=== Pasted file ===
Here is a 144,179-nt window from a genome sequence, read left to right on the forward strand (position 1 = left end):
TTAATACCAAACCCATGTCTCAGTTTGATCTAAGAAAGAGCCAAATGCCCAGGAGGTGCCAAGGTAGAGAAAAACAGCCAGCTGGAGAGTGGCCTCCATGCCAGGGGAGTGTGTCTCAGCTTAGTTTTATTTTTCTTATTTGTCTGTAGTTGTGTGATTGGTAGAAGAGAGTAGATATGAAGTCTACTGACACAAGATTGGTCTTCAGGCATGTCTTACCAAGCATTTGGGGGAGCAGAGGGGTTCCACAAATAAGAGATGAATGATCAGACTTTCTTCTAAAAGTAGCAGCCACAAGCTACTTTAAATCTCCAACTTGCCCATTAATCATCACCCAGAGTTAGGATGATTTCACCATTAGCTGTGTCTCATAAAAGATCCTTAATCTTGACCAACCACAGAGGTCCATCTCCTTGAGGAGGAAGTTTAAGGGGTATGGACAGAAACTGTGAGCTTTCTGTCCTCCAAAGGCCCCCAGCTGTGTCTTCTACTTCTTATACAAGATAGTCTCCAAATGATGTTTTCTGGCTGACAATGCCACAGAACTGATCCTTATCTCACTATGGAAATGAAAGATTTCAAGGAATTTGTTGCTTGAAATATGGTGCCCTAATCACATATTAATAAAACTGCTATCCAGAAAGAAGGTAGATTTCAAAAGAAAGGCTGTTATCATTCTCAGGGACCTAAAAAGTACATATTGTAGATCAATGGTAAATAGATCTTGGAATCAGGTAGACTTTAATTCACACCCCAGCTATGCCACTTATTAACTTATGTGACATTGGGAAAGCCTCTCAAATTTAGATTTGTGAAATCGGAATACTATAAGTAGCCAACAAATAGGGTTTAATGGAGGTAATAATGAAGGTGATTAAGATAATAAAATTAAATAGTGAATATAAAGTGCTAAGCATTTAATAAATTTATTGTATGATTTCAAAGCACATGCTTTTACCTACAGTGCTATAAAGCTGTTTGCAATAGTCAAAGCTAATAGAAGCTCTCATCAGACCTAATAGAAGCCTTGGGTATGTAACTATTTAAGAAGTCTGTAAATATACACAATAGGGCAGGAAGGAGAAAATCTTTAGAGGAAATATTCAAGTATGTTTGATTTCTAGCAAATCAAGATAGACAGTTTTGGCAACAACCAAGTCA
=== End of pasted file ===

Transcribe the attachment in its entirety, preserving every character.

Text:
Here is a 144,179-nt window from a genome sequence, read left to right on the forward strand (position 1 = left end):
TTAATACCAAACCCATGTCTCAGTTTGATCTAAGAAAGAGCCAAATGCCCAGGAGGTGCCAAGGTAGAGAAAAACAGCCAGCTGGAGAGTGGCCTCCATGCCAGGGGAGTGTGTCTCAGCTTAGTTTTATTTTTCTTATTTGTCTGTAGTTGTGTGATTGGTAGAAGAGAGTAGATATGAAGTCTACTGACACAAGATTGGTCTTCAGGCATGTCTTACCAAGCATTTGGGGGAGCAGAGGGGTTCCACAAATAAGAGATGAATGATCAGACTTTCTTCTAAAAGTAGCAGCCACAAGCTACTTTAAATCTCCAACTTGCCCATTAATCATCACCCAGAGTTAGGATGATTTCACCATTAGCTGTGTCTCATAAAAGATCCTTAATCTTGACCAACCACAGAGGTCCATCTCCTTGAGGAGGAAGTTTAAGGGGTATGGACAGAAACTGTGAGCTTTCTGTCCTCCAAAGGCCCCCAGCTGTGTCTTCTACTTCTTATACAAGATAGTCTCCAAATGATGTTTTCTGGCTGACAATGCCACAGAACTGATCCTTATCTCACTATGGAAATGAAAGATTTCAAGGAATTTGTTGCTTGAAATATGGTGCCCTAATCACATATTAATAAAACTGCTATCCAGAAAGAAGGTAGATTTCAAAAGAAAGGCTGTTATCATTCTCAGGGACCTAAAAAGTACATATTGTAGATCAATGGTAAATAGATCTTGGAATCAGGTAGACTTTAATTCACACCCCAGCTATGCCACTTATTAACTTATGTGACATTGGGAAAGCCTCTCAAATTTAGATTTGTGAAATCGGAATACTATAAGTAGCCAACAAATAGGGTTTAATGGAGGTAATAATGAAGGTGATTAAGATAATAAAATTAAATAGTGAATATAAAGTGCTAAGCATTTAATAAATTTATTGTATGATTTCAAAGCACATGCTTTTACCTACAGTGCTATAAAGCTGTTTGCAATAGTCAAAGCTAATAGAAGCTCTCATCAGACCTAATAGAAGCCTTGGGTATGTAACTATTTAAGAAGTCTGTAAATATACACAATAGGGCAGGAAGGAGAAAATCTTTAGAGGAAATATTCAAGTATGTTTGATTTCTAGCAAATCAAGATAGACAGTTTTGGCAACAACCAAGTCA